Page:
Interview: Novelist DBC Pierre | Theatre reviews, news & interviews
Interview: Novelist DBC Pierre
The birth of Vernon God Little and its (highly) theatrical afterlife
Very early in 2003 I went to the offices of Faber & Faber in Bloomsbury to meet a first-time novelist. At 41, he looked slightly long in the tooth to be fresh out of the traps, even a bit roughed up by life. With seasoned teeth and capillaried cheeks, he had evidently survived a battle or two. It was his first ever interview. I remember asking him if he had any idea how good his book was. To be taken on by such reputable publishers after half a lifetime of epic underachievement was fairy tale enough. But that year the story moved rapidly on when Vernon God Little by DBC Pierre won the Man Booker Prize.
In the week that Vernon God Little picked up the 2003 Man Booker award, its author was smoked out by the relative of an elderly American artist who years earlier had been fleeced by Pierre in a property transaction that went very wrong. The morning after what should have been his greatest epiphany, the new Booker laureate found such epithets as “drug addict” and “conman” appended to his name across the global media. These, it turned out, referred back to a youth misspent charming loans out of people to help him build an array of castles in the sky. Most of the money, he freely admits, went up his nose.
The book’s progress was unimpeded. Sold to more than 40 countries, its title was subtly transmogrified: Vernon Dios Little, Vernonas Dievas Litlis, Jesus von Texas. “My favourite”, DBC Pierre told me the next time we met, “is Vernon Bog Little.” Bog is Croatian for God.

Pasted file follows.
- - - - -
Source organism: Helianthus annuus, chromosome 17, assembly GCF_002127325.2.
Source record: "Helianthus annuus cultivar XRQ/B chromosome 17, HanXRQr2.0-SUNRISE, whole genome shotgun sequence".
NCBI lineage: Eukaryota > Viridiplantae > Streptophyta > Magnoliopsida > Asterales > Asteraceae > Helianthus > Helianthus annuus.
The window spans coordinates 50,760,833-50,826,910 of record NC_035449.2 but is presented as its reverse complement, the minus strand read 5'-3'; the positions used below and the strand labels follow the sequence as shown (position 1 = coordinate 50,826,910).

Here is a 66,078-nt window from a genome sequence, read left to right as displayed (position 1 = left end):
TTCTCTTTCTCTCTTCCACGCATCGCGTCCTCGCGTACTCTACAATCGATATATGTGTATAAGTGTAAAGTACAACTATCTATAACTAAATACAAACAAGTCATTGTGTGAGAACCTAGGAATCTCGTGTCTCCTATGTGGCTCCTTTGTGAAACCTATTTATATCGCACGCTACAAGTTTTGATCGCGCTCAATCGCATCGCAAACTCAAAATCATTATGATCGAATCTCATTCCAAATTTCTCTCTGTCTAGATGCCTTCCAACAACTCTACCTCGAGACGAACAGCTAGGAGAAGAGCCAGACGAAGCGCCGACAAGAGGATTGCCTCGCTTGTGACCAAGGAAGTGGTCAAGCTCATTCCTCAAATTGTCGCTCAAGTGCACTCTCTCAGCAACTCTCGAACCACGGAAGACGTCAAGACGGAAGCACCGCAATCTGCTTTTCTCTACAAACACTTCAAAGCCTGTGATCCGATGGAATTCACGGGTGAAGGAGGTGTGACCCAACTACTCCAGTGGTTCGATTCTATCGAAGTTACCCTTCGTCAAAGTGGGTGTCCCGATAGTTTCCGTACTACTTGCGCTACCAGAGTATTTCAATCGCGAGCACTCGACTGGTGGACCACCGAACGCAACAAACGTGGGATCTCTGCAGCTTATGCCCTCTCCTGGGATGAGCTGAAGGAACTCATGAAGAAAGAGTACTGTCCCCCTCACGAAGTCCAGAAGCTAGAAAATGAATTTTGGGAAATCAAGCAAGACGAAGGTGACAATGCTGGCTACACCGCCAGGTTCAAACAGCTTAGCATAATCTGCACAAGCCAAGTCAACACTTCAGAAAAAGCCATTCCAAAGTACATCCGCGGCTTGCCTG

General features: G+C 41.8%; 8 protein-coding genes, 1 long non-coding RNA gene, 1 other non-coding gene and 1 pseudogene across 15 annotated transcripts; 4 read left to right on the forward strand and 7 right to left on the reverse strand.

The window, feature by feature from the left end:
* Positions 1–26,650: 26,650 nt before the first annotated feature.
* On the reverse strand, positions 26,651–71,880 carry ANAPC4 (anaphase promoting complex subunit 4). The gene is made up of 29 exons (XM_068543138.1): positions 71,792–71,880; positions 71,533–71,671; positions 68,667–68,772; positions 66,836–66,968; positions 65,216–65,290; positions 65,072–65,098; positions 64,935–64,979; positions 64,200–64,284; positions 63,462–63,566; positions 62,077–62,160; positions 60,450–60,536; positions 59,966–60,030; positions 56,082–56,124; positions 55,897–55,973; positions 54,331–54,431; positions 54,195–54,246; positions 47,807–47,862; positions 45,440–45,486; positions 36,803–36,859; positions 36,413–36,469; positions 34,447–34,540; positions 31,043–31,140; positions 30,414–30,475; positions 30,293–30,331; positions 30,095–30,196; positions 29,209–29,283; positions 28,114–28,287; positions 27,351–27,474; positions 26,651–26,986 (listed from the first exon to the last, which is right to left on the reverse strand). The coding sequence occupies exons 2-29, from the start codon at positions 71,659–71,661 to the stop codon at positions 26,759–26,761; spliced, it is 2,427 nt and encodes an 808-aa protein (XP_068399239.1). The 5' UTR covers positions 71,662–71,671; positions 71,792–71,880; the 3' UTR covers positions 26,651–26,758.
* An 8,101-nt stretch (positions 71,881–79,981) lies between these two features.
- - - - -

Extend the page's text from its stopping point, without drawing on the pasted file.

In the meantime, there came another novel, Ludmila’s Broken English (2006) and then last year a third, Lights Out in Wonderland. But Vernon refuses to take a back seat. In 2007 the Young Vic mounted a raucous and atmospherically faithful stage version of the book. Adapted by Tanya Ronder and directed by her partner Rufus Norris, it now returns to the Young Vic after a surprisingly long period in abeyance, confirming the novel’s status as perhaps the best-loved and most unconventional Booker winner since Salman Rushdie’s Midnight’s Children.
DBC Pierre reads from Lights Out in Wonderland
The media storm that was whipped up about the author’s shady past was somehow appropriate to the book. Vernon God Little launched a blistering assault on the no-brow superpower that gave the world the Big Mac, The Jerry Springer Show and the high-school massacre.